The Act also requires certain disclosures be made to consumers in initial communications for debts that are beyond the applicable statute of limitations. For debts that are beyond the statute of limitations, but still within the credit reporting period under the Fair Credit Reporting Act (FCRA), the debt buyer must make the following disclosure:
The law limits how long you can be sued on a debt. Because of the age of your debt, we will not sue you for it. If you do not pay the debt, [insert name of debt buyer] may [continue to] report it to the credit reporting agencies as unpaid for as long as the law permits this reporting.
If the debt is beyond the statute of limitations and the credit reporting period under the FCRA, the debt buyer must make the following disclosure:
The law limits how long you can be sued on a debt. Because of the age of your debt, we will not sue you for it, and we will not report it to any credit reporting agency.
The Act also includes language requirements if a language other than English is used in the initial communication, and sets certain receipt requirements when the debt is paid or settled. The Act also specifically prohibits the resale of debts that have been paid or settled. Additionally, the Act amends the state rules of civil procedure to require certain information to be included in the complaint when suit is filed against a consumer to collect a debt.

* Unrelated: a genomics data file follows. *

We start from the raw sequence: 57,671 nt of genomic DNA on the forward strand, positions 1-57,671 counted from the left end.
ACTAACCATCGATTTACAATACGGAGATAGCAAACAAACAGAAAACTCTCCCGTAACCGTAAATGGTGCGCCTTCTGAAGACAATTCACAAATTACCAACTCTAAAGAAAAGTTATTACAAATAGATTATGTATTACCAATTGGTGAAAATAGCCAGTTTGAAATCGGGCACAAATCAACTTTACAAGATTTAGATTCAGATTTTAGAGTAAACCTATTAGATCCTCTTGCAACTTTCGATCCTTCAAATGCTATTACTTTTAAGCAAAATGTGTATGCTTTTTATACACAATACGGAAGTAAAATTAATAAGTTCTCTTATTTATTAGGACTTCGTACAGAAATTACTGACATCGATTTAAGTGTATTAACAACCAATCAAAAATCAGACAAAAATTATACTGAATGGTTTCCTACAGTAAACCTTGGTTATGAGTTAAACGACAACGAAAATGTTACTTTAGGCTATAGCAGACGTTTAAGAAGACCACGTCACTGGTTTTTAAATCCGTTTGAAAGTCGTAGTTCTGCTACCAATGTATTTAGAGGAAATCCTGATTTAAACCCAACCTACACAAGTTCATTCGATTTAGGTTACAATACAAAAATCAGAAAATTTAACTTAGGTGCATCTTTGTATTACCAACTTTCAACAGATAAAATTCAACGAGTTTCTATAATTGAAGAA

The Act provides consumers with a private right of action, and includes penalties for violations of up to $1,000 for individual litigants, and for class action suits, up to an additional $500,000 or 1% of the debt buyer’s net worth (whichever is less).
Similar to the FDCPA, this Act also features a bona fide error provision which protects a debt buyer from liability for a good faith error which occurred despite policies designed to prevent the error.
Recovery under the RFDCPA or RDCPA precludes recovery for the same acts in an action brought under the Fair Debt Buying Practices Act. Impact on Creditors The Fair Debt Buying Practices Act does not apply to creditors who are not, as defined under the Act, “Debt Buyers” that regularly engage in the business of purchasing charged-off consumer debt. Also, the Act excludes a creditor that acquires a charged-off consumer debt incidental to the purchase of a portfolio predominantly consisting of consumer debt that has not been charged off. For further information on the Fair Debt Buying Practices Act, contact An Le at firstname.lastname@example.org